* Dollar index hovers near its highest level since Dec. 20
* Yen gets some respite from selloff
* Dollar comes off previous day’s 5-year high vs yen
By Masayuki Kitano
SINGAPORE, Jan 3 (Reuters) - The dollar held steady near a two-week high versus a basket of currencies on Friday after positive U.S. economic data reinforced expectations the Federal Reserve will continue to step away from its bond buying stimulus.
U.S. factory activity held near a 2-1/2-year high in December and the number of Americans filing new claims for jobless benefits fell again last week, data showed on Thursday, suggesting the world’s largest economy was on stable footing.
Against a backdrop of a firming jobs market and brightening economic outlook, the Fed said in December it would reduce its monthly $85 billion bond buying program by $10 billion starting in January.
The dollar index, a gauge of the greenback’s value against six major currencies, last stood at 80.607, having risen to as high as 80.709 on Thursday, its strongest level since Dec. 20.
Market participants said Thursday’s moves had been exacerbated by thin market conditions at the start of a new year.
“There is a severe shortage of liquidity, with Tokyo on holiday...and the mid-week New York break meaning many participants are not at their desks this week,” said Jeffrey Halley, FX trader for Saxo Capital Markets in Singapore.
Against the yen, the dollar last fetched 104.80 yen, steady from late U.S. trade on Thursday but down from a five-year high of 105.45 yen set on Thursday on trading platform EBS.
The yen also gained some respite versus the euro, which eased 0.1 percent to 143.15 yen, following a 1.2 percent drop on Thursday. The common currency has backed off from a five-year high of 145.67 yen set last Friday.
“Many people are long the dollar versus the yen and cross/yen pairs in thin market conditions, after the market tested the upside a bit excessively toward the end of last year,” said Satoshi Okagawa, senior global markets analyst for Sumitomo Mitsui Banking Corporation in Singapore.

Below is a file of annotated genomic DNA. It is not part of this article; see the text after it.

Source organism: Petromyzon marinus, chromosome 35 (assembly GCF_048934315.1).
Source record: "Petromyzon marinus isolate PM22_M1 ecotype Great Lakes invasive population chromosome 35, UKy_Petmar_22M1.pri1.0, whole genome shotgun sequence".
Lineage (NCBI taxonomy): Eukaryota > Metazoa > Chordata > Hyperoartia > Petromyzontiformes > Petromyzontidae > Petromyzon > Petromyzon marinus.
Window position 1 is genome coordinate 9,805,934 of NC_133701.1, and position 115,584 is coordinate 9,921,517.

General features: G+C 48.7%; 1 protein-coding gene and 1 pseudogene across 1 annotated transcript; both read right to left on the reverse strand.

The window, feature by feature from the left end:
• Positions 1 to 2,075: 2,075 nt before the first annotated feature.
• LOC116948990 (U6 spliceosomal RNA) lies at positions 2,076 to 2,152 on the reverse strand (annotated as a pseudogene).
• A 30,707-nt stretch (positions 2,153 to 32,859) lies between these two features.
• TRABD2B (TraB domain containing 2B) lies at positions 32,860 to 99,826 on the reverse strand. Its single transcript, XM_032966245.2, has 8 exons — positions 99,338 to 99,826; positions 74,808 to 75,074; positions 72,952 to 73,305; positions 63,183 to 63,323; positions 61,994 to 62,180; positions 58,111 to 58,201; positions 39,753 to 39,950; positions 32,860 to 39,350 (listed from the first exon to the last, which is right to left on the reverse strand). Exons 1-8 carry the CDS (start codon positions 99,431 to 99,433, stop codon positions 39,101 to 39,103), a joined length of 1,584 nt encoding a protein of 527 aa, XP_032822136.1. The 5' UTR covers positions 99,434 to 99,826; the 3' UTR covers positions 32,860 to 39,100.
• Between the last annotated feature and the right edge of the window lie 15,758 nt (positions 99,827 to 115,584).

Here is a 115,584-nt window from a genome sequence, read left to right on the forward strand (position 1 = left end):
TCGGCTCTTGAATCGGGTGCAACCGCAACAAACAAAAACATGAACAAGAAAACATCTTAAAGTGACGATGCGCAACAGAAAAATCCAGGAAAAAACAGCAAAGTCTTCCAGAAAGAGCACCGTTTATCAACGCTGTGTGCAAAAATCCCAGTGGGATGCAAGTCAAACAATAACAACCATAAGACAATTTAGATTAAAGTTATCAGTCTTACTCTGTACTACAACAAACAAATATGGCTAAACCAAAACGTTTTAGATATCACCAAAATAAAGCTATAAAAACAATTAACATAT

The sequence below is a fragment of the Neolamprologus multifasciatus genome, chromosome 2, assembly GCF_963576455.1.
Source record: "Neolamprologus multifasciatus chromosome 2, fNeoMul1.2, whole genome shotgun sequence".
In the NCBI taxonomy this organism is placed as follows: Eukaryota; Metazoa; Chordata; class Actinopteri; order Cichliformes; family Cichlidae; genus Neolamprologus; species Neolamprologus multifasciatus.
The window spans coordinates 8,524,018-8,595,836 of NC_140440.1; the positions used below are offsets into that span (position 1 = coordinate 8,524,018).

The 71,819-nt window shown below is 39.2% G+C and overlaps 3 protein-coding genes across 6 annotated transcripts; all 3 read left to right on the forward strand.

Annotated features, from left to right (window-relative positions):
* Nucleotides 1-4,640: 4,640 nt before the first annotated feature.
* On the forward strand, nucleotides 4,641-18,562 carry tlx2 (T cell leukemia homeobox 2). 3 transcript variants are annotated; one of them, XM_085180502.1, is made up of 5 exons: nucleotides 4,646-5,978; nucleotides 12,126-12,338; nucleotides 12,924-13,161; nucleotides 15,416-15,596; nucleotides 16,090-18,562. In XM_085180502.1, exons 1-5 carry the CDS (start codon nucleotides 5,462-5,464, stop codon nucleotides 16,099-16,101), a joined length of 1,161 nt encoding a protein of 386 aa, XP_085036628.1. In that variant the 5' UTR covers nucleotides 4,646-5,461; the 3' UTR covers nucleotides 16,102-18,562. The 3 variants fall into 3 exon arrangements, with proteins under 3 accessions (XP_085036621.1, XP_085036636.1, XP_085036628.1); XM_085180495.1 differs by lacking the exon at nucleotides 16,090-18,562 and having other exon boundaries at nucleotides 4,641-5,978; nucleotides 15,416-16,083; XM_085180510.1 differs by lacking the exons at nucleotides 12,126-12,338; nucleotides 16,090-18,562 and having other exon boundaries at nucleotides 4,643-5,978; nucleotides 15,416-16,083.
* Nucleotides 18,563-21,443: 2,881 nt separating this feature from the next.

Thursday’s falls in the dollar and the euro versus the yen were likely caused by position squaring in thin liquidity, Okagawa added.
Against the dollar, the euro eased 0.1 percent to $1.3658 , staying within sight of a two-week low of about $1.3630 set on Thursday.
The drop in the euro came in the wake of its rise to a two-year high of $1.3894 last Friday.
The euro had risen in thin trading conditions in late December, supported by factors such as euro zone banks repatriating funds to shore up their capital bases before an asset quality review by the European Central Bank.
The Australian dollar eased 0.2 percent to $0.8894 and touched an intraday low of $0.8886 after a survey pointed to a slowdown in the services sector in China, Australia’s top export market.
China’s official purchasing managers’ index for the non-manufacturing sector dipped to 54.6 in December from 56.0 the previous month, mirroring a slowdown in manufacturing activity growth.